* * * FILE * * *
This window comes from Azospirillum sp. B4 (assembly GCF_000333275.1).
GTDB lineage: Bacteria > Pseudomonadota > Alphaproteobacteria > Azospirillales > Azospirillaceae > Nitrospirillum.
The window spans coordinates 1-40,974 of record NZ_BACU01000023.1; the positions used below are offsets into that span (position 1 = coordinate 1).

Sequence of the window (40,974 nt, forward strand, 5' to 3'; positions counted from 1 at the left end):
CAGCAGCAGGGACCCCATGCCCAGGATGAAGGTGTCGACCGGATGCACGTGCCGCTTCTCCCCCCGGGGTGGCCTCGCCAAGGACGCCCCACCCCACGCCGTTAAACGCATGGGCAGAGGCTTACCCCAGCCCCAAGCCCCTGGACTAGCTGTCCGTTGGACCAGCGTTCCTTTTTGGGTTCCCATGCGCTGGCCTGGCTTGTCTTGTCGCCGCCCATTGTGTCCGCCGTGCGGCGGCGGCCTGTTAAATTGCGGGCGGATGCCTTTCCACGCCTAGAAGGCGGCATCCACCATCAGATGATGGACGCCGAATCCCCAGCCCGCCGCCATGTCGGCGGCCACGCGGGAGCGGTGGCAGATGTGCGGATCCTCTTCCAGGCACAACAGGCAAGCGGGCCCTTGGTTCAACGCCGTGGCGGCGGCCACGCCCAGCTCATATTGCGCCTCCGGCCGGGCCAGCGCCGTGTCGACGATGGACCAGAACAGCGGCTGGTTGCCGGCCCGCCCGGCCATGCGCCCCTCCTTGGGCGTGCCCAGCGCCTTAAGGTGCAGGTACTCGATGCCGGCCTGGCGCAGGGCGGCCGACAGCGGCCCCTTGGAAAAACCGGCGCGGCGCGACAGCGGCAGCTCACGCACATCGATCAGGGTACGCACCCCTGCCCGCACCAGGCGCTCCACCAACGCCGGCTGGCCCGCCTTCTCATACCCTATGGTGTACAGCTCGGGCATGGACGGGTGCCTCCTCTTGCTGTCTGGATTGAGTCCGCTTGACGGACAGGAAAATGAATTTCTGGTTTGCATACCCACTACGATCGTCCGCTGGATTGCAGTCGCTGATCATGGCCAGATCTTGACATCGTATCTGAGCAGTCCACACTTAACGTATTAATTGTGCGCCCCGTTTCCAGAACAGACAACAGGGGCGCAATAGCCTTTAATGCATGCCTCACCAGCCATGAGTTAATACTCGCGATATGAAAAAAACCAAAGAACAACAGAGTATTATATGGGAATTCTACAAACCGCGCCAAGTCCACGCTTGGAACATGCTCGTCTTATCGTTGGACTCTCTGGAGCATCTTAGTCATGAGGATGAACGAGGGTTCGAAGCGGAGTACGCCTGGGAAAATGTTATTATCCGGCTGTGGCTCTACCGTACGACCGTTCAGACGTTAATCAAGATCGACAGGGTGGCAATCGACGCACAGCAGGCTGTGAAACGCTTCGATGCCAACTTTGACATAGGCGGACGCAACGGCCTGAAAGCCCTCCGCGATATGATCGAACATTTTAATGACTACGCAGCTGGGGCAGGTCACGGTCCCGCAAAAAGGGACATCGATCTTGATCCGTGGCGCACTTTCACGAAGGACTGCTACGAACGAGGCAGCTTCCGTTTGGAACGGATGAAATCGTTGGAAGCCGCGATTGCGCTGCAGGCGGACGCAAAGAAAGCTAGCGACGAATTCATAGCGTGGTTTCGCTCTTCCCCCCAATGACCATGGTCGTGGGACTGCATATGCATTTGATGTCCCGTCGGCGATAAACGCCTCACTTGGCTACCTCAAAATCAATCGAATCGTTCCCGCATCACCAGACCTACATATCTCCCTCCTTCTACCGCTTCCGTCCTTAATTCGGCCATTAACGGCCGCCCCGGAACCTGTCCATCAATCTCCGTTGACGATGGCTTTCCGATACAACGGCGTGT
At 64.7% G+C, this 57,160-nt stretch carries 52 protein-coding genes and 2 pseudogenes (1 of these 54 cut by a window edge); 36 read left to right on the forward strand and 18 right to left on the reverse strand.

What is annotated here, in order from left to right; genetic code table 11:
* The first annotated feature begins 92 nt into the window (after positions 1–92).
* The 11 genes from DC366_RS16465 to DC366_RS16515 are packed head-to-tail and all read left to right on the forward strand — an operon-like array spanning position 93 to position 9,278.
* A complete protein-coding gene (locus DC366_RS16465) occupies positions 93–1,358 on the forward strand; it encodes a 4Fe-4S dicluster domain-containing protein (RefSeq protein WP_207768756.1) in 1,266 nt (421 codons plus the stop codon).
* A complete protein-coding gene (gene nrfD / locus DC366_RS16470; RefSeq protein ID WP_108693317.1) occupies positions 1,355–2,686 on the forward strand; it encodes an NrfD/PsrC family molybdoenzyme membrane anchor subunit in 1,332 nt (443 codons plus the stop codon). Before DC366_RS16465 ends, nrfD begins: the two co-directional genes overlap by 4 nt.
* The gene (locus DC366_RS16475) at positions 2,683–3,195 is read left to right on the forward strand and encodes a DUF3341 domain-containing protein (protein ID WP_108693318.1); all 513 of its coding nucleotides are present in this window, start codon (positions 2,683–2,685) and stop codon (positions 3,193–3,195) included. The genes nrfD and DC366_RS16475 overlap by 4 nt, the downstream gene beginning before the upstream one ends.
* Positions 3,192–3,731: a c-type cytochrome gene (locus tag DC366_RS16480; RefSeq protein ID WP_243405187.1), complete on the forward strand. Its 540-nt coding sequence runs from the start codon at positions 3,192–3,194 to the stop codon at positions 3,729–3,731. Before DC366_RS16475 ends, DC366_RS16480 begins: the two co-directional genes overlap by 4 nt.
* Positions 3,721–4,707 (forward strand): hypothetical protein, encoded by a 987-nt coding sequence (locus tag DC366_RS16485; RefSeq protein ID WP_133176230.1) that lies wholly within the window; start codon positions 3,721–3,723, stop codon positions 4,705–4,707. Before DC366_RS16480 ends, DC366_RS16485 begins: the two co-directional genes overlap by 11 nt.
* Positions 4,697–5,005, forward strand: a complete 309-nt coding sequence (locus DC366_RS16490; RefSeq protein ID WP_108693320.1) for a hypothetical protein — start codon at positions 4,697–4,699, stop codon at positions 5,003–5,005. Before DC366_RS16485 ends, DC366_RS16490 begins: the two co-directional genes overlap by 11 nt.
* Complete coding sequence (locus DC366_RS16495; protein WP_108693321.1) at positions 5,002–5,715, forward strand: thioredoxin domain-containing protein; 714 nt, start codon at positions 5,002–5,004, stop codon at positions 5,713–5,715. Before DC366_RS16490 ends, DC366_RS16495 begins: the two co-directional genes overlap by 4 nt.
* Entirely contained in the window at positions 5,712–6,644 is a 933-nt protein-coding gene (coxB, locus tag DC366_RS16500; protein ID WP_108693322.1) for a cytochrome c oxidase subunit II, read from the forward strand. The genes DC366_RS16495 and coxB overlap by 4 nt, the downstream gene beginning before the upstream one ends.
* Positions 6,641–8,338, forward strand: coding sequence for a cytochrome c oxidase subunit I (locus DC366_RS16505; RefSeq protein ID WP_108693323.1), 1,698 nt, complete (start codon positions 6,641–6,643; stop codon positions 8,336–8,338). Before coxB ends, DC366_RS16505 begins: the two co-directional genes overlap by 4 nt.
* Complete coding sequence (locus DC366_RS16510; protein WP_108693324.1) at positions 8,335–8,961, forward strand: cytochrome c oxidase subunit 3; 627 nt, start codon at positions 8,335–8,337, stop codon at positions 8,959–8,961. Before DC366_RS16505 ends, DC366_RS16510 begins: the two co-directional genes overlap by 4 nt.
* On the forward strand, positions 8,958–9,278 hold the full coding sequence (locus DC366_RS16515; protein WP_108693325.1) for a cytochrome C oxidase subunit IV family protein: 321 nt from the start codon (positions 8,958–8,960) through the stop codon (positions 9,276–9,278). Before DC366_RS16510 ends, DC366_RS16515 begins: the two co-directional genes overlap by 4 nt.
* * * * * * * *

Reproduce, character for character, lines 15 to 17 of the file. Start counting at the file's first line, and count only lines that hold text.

* Positions 4,697–5,005, forward strand: a complete 309-nt coding sequence (locus DC366_RS16490; RefSeq protein ID WP_108693320.1) for a hypothetical protein — start codon at positions 4,697–4,699, stop codon at positions 5,003–5,005. Before DC366_RS16485 ends, DC366_RS16490 begins: the two co-directional genes overlap by 11 nt.
* Complete coding sequence (locus DC366_RS16495; protein WP_108693321.1) at positions 5,002–5,715, forward strand: thioredoxin domain-containing protein; 714 nt, start codon at positions 5,002–5,004, stop codon at positions 5,713–5,715. Before DC366_RS16490 ends, DC366_RS16495 begins: the two co-directional genes overlap by 4 nt.
* Entirely contained in the window at positions 5,712–6,644 is a 933-nt protein-coding gene (coxB, locus tag DC366_RS16500; protein ID WP_108693322.1) for a cytochrome c oxidase subunit II, read from the forward strand. The genes DC366_RS16495 and coxB overlap by 4 nt, the downstream gene beginning before the upstream one ends.